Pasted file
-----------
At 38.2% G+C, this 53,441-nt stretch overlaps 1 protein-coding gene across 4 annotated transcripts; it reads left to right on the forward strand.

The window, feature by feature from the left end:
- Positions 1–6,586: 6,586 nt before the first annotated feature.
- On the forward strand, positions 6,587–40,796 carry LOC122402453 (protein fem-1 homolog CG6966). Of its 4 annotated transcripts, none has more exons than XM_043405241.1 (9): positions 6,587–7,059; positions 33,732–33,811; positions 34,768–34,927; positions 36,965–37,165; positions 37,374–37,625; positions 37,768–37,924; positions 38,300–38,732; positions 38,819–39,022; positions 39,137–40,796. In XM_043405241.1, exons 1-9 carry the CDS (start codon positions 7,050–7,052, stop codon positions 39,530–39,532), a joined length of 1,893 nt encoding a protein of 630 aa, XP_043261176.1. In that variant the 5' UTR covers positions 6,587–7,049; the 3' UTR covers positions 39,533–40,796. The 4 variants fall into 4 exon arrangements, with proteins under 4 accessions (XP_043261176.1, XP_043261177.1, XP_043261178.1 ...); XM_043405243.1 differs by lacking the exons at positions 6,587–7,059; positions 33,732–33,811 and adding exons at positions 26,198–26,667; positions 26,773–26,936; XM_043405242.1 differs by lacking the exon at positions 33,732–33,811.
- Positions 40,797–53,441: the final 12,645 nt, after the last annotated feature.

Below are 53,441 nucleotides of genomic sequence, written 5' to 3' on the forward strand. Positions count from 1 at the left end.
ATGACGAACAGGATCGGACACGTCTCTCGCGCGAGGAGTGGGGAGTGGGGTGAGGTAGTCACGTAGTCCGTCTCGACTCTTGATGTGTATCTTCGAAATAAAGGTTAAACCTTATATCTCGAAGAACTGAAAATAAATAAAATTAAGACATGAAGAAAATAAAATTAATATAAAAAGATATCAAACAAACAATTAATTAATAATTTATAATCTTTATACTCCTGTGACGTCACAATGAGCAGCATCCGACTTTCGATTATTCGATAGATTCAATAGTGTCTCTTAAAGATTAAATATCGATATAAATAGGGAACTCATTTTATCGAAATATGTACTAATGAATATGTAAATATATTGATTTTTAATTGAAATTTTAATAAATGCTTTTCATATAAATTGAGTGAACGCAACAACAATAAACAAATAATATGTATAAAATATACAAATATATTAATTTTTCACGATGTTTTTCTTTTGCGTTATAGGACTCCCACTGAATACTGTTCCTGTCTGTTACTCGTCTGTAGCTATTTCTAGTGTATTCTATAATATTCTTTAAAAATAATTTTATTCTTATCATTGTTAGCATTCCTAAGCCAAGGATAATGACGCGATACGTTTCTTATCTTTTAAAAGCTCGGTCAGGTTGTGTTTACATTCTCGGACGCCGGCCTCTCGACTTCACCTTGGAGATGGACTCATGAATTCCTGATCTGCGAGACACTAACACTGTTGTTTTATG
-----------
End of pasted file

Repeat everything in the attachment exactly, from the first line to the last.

At 38.2% G+C, this 53,441-nt stretch overlaps 1 protein-coding gene across 4 annotated transcripts; it reads left to right on the forward strand.

The window, feature by feature from the left end:
- Positions 1–6,586: 6,586 nt before the first annotated feature.
- On the forward strand, positions 6,587–40,796 carry LOC122402453 (protein fem-1 homolog CG6966). Of its 4 annotated transcripts, none has more exons than XM_043405241.1 (9): positions 6,587–7,059; positions 33,732–33,811; positions 34,768–34,927; positions 36,965–37,165; positions 37,374–37,625; positions 37,768–37,924; positions 38,300–38,732; positions 38,819–39,022; positions 39,137–40,796. In XM_043405241.1, exons 1-9 carry the CDS (start codon positions 7,050–7,052, stop codon positions 39,530–39,532), a joined length of 1,893 nt encoding a protein of 630 aa, XP_043261176.1. In that variant the 5' UTR covers positions 6,587–7,049; the 3' UTR covers positions 39,533–40,796. The 4 variants fall into 4 exon arrangements, with proteins under 4 accessions (XP_043261176.1, XP_043261177.1, XP_043261178.1 ...); XM_043405243.1 differs by lacking the exons at positions 6,587–7,059; positions 33,732–33,811 and adding exons at positions 26,198–26,667; positions 26,773–26,936; XM_043405242.1 differs by lacking the exon at positions 33,732–33,811.
- Positions 40,797–53,441: the final 12,645 nt, after the last annotated feature.

Below are 53,441 nucleotides of genomic sequence, written 5' to 3' on the forward strand. Positions count from 1 at the left end.
ATGACGAACAGGATCGGACACGTCTCTCGCGCGAGGAGTGGGGAGTGGGGTGAGGTAGTCACGTAGTCCGTCTCGACTCTTGATGTGTATCTTCGAAATAAAGGTTAAACCTTATATCTCGAAGAACTGAAAATAAATAAAATTAAGACATGAAGAAAATAAAATTAATATAAAAAGATATCAAACAAACAATTAATTAATAATTTATAATCTTTATACTCCTGTGACGTCACAATGAGCAGCATCCGACTTTCGATTATTCGATAGATTCAATAGTGTCTCTTAAAGATTAAATATCGATATAAATAGGGAACTCATTTTATCGAAATATGTACTAATGAATATGTAAATATATTGATTTTTAATTGAAATTTTAATAAATGCTTTTCATATAAATTGAGTGAACGCAACAACAATAAACAAATAATATGTATAAAATATACAAATATATTAATTTTTCACGATGTTTTTCTTTTGCGTTATAGGACTCCCACTGAATACTGTTCCTGTCTGTTACTCGTCTGTAGCTATTTCTAGTGTATTCTATAATATTCTTTAAAAATAATTTTATTCTTATCATTGTTAGCATTCCTAAGCCAAGGATAATGACGCGATACGTTTCTTATCTTTTAAAAGCTCGGTCAGGTTGTGTTTACATTCTCGGACGCCGGCCTCTCGACTTCACCTTGGAGATGGACTCATGAATTCCTGATCTGCGAGACACTAACACTGTTGTTTTATG